Poetic Justice

Cheyenne Dorsagno, Copy Editor


SUNY Oneonta’s Poetry Slam Association hosted its first “Big O Poetry Slam” of the year on September 16. These shows typically are held in the Waterfront Room of Hunt Union every other Wednesday at 8 p.m. Those who are interested in performing have to be one of the first ten students to sign up, shortly before the event begins. Audience members volunteer to be judges and assign a numerical value out of ten to each poem presented. Any rating below an eight usually receives brave, hateful “boos” from the audience members. The two poets who get the highest accumulative scores will become qualifiers for the Grand Slam in Austin, Texas.Their first professional guest, Amy Leon, is a 22 year old poet, actor, and singer. On her website, she describes herself as “a lover of the simple things, the beautiful things, [and] the people who create and redefine what beautiful means.” Her chapbook, The Water Under the Bridge is a compilation of 38 poems about the “grit and fight and the rebirth.” Some of the topics Leon confronted were spousal abuse, sexism, racism, and most of all, love.

Leon shared with the audience a poem she performed at an event that changed her life; one where Trayvon Martin’s mother spoke about the tragedy of the loss of her son. She opened the piece by wailing, perhaps like a mother who has lost her child. The most powerful line stated, “They tell me I have no rights to my body then force me to have a baby and kill it for me.” In a similar poem, she talked about the difficulty that minorities may have when accepting their given identity saying, “I took bleach to my skin.”

One of her other poems entitled “How to Love Someone Who Cannot Yet Love Themselves”, imagined a woman who both fears and loves the father of her child. Leon urged that the friends of such a person should be understanding and encouraging. They should not insult the abuser because the victim will only hear an insult to their judge of character, and while supporting a change in the victim’s lifestyle is the ideal goal, it has to be accepted that no one can make their decisions for them.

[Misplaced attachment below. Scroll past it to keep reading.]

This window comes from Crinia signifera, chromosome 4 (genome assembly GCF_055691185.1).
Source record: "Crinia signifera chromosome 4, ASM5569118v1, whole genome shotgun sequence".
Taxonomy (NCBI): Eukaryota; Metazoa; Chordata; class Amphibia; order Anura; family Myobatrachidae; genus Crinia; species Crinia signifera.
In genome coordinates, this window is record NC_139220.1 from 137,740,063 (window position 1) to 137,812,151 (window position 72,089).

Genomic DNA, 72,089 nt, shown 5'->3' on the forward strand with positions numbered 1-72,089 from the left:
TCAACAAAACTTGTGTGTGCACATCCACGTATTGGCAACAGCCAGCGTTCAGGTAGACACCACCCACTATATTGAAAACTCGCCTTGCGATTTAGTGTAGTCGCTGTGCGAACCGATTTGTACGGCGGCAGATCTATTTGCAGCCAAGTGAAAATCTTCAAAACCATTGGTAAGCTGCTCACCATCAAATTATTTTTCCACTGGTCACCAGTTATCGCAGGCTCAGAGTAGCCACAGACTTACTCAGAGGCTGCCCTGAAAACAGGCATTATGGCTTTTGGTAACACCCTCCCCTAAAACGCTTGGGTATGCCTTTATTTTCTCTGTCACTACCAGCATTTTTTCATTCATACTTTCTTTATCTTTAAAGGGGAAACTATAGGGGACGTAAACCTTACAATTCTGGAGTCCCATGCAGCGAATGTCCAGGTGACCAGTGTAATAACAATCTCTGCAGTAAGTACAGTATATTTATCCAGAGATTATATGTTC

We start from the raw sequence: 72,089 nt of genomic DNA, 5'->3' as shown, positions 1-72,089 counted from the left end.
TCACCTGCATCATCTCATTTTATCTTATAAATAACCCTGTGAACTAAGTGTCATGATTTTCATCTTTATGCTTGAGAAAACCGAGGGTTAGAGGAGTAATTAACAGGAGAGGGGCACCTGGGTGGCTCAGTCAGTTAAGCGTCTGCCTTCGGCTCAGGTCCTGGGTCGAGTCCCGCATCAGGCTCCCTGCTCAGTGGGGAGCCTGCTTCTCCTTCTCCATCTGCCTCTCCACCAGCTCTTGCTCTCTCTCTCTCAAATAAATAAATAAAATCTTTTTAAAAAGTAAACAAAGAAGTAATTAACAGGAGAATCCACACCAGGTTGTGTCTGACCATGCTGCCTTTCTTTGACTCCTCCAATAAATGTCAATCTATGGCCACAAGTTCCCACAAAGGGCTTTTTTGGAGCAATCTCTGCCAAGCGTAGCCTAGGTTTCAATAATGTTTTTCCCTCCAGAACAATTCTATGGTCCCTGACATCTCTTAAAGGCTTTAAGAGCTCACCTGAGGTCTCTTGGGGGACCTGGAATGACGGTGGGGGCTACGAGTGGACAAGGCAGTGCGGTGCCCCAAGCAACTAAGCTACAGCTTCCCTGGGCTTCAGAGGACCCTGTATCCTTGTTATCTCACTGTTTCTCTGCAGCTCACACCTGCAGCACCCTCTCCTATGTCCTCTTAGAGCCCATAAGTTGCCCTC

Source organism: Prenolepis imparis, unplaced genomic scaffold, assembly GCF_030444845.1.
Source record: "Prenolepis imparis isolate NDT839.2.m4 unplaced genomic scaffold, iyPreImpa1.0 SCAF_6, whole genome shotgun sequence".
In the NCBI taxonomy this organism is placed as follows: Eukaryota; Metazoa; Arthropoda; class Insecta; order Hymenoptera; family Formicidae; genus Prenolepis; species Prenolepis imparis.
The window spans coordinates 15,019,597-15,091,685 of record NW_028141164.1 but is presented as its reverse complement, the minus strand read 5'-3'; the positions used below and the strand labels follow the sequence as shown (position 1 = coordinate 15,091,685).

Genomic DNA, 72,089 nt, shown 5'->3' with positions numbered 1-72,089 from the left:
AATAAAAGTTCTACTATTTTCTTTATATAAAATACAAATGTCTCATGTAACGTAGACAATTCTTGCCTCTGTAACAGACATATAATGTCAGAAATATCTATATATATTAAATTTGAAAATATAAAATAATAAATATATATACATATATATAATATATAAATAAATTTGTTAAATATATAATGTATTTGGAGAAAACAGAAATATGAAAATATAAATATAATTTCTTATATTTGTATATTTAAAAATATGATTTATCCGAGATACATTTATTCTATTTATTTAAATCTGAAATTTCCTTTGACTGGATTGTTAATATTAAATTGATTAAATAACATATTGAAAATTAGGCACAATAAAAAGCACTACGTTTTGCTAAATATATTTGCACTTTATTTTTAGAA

Some of SUNY’s own talent included one man who introduced himself as “The Architect.” With his poetry, he portrayed a young woman who lost her father and an unborn child, which resulted in her suicide. He concluded, “It could have all been different if I had just said hello.”

Jordan Mayer shared his experience of running into the father who had left his family by choice ten years ago. This horribly nonchalant exchange at the grocery story inspired him to tell the audience all of the hilarious insults he wished that he had said to his dad.

Princeton Smith’s slam poem spelled out the word “annoying,” a label he has suffered many times, and stopped at “y” to recount all of the hurtful questions his behavior has had people ask. He spoke about ADHD and the way in which “we begin to play a role” that is assigned to us before concluding with “-ing.”

Denny Agassi—the winner of the night with a score of 26.7 out of 40—was rewarded for her poem that gave a voice to the Trans* Community. She told the story of a father abruptly switching television channels when having to confront headlines about hate crimes and suicide involving transgender individuals. She went on to list the names of many of these victims. Agassi exclaimed, “Trans* women of color muted,” often as a means of their own survival.

Agassi admitted that even she has lost count of the lives lost, and that those “bullets are just as murderous as Dad’s love.” This poem made clear how family can serve as a strong or weak foundation while facing any adversity. Agassi concluded with this haunting and moving statement about a child’s self-worth through the eyes of their parent, “I wonder what he’ll do if he sees my name.”

The “Big O Poetry Slam” continues to show the power of the spoken word and the talent of these diverse, and sometimes unexpected, individuals. The evening’s host always warns that this explicit, controversial material can be unsettling although important and artistic.

Those who are negatively triggered by the material are always welcomed by the PSA’s members to step out at any moment or turn to them for consolation. LEAD credit is given to anyone who attends or participates. All are welcome, including those who are not poets, to the Poetry Slam Association’s meetings every Wednesday at 5 p.m. in the Glimmer Glass room upstairs in the Hunt Union.

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